Cyclotracteur ca. 1919 108cc AIV motor attachment fitted to period French Terrot bicycle frame # 237630 engine # 9832
This little engine, patented in 1913 by Raymond gearges Aimé Mauclaire was considered quite innovative when it was first displayed as the “Mototracteur” at the Paris Show in 1913.
The 45×55 engine displaced 87cc and made 2,200 rpm.
The carburettor was automatic and reduction in speed was effected by using the decompressor lever on the handlebars.
The Mototracteur was received well by the press but the onset of the war prevented large scale production.
In 1919 production was taken up by the “Compagnie Française des Automobiles de Place”.
The design was changed a bit though and that was reflected in the new name “Cyclotracteur”.
The bore was enlarged to 50mm giving a capacity of 110cc and a new carburettor was added that permitted the regulation of the air that was admitted.
The engine, weighing 13 kg, got vertical cooling fins on the cylinder head.
Inside the timing chest is a train of gears that drives the magneto and the oil pump.
The side exhaust valve is mechanically operated, the automatic inlet valve is situated directly under the carburettor.
The drive is transmitted through the front wheel by friction roller.
Two types of roller were available, a ribbed cast iron one for dry weather and one covered with emery for when it was wet.
A small tram handle behind the headstock raises and lowers the engine unit on telescopic tubes.
Production of this Solex ancestor continued till around 1923.
In a description that was published in 1921 in The Motor Cycle we read “A single-cylinder engine of 50×55 mm bore and stroke is suspended in a V-shaped tubular frame, the converging ends are fitted into the front wheel hub spindle, whilst the long arm of the frame is attached to the head of the cycle frame.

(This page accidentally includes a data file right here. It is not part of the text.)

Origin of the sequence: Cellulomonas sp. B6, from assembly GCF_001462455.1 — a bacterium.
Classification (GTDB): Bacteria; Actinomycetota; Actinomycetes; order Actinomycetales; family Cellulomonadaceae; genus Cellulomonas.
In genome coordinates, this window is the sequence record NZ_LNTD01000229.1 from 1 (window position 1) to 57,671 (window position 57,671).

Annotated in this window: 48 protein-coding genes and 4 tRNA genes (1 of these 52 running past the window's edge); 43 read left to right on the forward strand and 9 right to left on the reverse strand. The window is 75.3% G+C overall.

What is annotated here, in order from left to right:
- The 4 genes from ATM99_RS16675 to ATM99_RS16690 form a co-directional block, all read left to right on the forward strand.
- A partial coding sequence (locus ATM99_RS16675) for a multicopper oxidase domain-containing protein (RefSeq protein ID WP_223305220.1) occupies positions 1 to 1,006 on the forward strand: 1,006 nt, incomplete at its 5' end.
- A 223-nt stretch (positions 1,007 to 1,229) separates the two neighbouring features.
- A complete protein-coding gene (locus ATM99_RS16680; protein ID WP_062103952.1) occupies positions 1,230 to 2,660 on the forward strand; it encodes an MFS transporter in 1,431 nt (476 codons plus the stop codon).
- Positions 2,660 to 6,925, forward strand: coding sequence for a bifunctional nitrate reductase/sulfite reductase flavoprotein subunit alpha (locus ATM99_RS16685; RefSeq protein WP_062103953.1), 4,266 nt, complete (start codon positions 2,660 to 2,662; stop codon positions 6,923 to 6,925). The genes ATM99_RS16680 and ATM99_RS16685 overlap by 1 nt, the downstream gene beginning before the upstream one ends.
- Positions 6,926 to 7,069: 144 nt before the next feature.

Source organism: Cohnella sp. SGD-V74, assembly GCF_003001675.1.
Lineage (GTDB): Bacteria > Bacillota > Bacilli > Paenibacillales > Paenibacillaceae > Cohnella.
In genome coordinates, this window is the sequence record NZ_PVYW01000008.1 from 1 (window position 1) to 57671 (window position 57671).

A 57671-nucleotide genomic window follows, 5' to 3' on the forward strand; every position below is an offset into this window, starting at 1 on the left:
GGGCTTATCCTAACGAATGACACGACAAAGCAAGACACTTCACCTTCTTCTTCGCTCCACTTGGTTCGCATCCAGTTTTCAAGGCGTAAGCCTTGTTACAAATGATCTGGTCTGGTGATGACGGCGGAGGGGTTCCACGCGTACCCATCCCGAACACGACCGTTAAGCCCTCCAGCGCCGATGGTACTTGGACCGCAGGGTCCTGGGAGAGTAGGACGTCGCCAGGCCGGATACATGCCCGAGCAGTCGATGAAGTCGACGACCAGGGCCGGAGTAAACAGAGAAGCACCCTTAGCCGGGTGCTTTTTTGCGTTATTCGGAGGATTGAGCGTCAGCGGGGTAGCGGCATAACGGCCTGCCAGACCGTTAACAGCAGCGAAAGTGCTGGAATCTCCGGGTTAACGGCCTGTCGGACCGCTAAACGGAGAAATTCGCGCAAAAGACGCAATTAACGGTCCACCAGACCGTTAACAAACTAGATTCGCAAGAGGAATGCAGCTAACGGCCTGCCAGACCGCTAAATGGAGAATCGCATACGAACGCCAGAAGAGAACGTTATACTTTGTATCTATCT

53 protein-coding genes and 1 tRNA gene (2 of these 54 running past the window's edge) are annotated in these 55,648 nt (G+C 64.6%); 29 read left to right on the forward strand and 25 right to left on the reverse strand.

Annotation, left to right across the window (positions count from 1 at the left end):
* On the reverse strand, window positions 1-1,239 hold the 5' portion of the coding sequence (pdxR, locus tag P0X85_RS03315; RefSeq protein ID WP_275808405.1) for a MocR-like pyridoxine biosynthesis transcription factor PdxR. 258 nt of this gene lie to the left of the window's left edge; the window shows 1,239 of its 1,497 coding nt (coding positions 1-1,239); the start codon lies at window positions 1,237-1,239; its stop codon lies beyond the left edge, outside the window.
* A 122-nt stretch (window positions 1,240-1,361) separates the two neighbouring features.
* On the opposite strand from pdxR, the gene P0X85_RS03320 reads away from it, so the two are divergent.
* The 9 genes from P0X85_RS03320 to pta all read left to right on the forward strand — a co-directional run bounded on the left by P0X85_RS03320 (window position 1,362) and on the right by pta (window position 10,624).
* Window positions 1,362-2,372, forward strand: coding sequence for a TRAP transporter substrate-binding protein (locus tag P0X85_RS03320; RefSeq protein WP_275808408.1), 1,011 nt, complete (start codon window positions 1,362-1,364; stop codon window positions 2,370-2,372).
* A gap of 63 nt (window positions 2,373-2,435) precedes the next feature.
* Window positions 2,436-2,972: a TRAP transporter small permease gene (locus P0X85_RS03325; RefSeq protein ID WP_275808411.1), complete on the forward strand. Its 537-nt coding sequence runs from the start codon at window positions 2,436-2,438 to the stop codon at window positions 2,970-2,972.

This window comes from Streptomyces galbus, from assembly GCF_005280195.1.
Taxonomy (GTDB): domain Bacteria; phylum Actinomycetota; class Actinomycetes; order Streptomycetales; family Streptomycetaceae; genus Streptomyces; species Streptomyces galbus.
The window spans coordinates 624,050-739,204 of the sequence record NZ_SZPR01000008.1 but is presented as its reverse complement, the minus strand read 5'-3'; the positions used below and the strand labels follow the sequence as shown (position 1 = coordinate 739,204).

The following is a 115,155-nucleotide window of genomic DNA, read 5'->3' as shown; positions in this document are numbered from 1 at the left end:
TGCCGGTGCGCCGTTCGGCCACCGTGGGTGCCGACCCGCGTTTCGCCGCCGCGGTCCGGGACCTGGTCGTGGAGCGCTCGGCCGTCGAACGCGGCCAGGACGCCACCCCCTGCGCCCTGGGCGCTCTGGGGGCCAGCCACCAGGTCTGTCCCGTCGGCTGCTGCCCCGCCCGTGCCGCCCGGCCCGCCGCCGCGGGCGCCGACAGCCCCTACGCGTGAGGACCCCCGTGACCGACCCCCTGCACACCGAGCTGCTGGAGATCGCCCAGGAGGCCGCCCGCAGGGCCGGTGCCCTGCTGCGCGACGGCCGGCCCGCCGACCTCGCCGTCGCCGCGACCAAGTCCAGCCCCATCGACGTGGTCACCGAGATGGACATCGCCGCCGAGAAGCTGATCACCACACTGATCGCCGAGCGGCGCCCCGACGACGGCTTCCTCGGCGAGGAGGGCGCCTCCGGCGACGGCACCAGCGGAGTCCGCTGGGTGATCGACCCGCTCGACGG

An automatic inlet valve is used, while the exhaust is mechanically operated.
Petrol sufficient for a fifty-mile run is carried in a circular clipped to the handle-bars, adequate lubrication being effected by a small gear oil pump in the crank case sump. (…)
The attachement can be fitted to any bicycle and is a distinctive neat device.
Sole distribution in the british Empire is in the hands of the British Motor Cab C. Ltd. 1 and 3 Brixton Road, London S.W.9.”
For Cyclotracteur details & road test see Philip Tooth’s article in “The Classic Motorcycle” of June, 1990.
This Cyclotaracteur is fixed to a period Terrot bicycle.
The bicycle is in good authentic condition and the engine has been checked: a new exhaust valve has been fitted and ground in.
The Déesse magneto # 510537 ND-1 has been rewound.
All in all a fine example of this early form of motorized bicycling.